Why I’m learning to code, and you should too

I actually started learning code in high school. I took a summer school class of my own volition, and my friends thought I was out of my mind.

Photo by Émile Perron on Unsplash

The first thing I learned how to do was write a program that could calculate the hypotenuse of a triangle. Yeah I know. Not sexy. But by college I knew enough to be able to take over my friends’ computer screens in class with ascii character images. Hilariously funny when the professor walks by and someone’s screen suddenly switches over to a Playboy bunny. Completely embarrassed, they had no idea how it happened, and no idea that my giggling in the back of the room was because I was the one doing it.

Code requires you to think about cause and effect

Much of what we do every day isn’t really based on thinking about how our actions lead to an outcome. We simply do what we need to get done. Sure, sometimes we lament a task that we know will be fruitless, usually because someone else made the decision that we do it. But when you code, you are trying to make something happen, and you get pretty quick feedback that lets you know if you succeeded. It’s a constant back and forth for me, of trying things and seeing if they work. If not, I have to think about why it didn’t work and try something different. It’s a constant flow of hypothesis, failure, iteration and eventually success. And once you succeed, you know what you had to do to make it work, and you commit that to memory.

It’s all about problem solving.

Not just big problem solving, but small problem solving. If I’m trying to code a small animation, let’s say, I might make the actions I want, but it might not look the way I want it to look. I now have to solve a new problem, and break it down into smaller ones to tackle them one at a time. And you can’t solve the big problems without solving the small ones. You need to prioritize, organize and think. And the kind of thinking I need to do when I code is much different from the kind of thinking I do in my day-to-day job. Which also means I am building new neural pathways that will keep my brain healthier longer, and make me better at other things, too.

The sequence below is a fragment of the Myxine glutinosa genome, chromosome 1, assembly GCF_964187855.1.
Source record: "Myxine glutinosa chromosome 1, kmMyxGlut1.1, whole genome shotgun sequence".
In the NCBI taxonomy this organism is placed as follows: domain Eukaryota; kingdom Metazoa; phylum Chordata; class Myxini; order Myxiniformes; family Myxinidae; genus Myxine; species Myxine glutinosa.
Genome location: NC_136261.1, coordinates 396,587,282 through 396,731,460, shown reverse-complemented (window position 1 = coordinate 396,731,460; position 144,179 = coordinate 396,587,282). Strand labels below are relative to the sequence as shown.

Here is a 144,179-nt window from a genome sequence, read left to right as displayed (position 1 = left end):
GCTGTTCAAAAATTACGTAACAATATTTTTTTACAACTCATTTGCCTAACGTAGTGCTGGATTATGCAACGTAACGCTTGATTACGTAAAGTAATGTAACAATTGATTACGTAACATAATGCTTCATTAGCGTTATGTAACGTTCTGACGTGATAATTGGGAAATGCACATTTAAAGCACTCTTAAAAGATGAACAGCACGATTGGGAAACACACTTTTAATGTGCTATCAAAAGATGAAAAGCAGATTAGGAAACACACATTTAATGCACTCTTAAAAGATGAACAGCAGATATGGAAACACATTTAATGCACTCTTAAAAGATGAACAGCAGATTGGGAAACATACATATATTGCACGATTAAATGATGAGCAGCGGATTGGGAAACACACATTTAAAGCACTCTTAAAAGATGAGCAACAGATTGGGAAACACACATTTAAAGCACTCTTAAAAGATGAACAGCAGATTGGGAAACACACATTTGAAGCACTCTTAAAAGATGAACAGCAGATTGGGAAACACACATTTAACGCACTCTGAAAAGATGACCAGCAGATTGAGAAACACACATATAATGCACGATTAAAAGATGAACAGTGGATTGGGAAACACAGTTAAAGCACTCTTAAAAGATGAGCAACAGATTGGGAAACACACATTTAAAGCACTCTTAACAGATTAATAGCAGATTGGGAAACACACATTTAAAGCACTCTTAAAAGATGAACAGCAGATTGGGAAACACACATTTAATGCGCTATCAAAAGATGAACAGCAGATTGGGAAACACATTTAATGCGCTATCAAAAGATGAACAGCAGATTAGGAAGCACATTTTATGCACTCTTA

It’s fun — and it’s free to learn how.

It had been awhile since I had coded or made anything, so last fall I started taking an online coding class to catch up. Let’s be clear– I am a novice. I created full websites back in the late 90s, but that was a long time ago and quite a bit has changes. So I set aside an hour a day for a week to get back into it, and I had a blast.

Yeah, it gets frustrating. But who cares? It’s not my day job and I can fail all I want without consequence. But when I complete a lesson and I see my success, it puts a big smile on my face. Some people build model cars as a hobby, others knit. I code.

People are impressed and envious. And most are afraid to try.

When you tell most of your friends you are taking a coding class, they will instantly be impressed that you are ‘smart enough’ to learn how to code. They will see you in a completely new light. They will also be a little bit envious, because everyone wishes they knew more about technology, but most assume that ship has sailed and they will never know more than they do today. They’re also afraid to try, because most folks don’t want to take on anything they might fail at. And failing is guaranteed, because errors are a part of the process.

I have long lapses between my online lessons as life and work get in the way. But when I have a few hours on a gloomy Saturday afternoon, I love to log in and pick up where I left off. It’s so much fun, and I know I’m learning things that stretch my brain if nothing else. So if models or knitting aren’t for you, why not give it a try? You can get started right now and it takes as little as an hour to really get going.

Code.org, Codeacademy.com and freecodecamp.org are three places where you can learn to code for free. If you’ve never done coding at all, code.org use a wonderful visual system of block-based coding to help you start coding immediately, and then better understand the concepts behind it over time.



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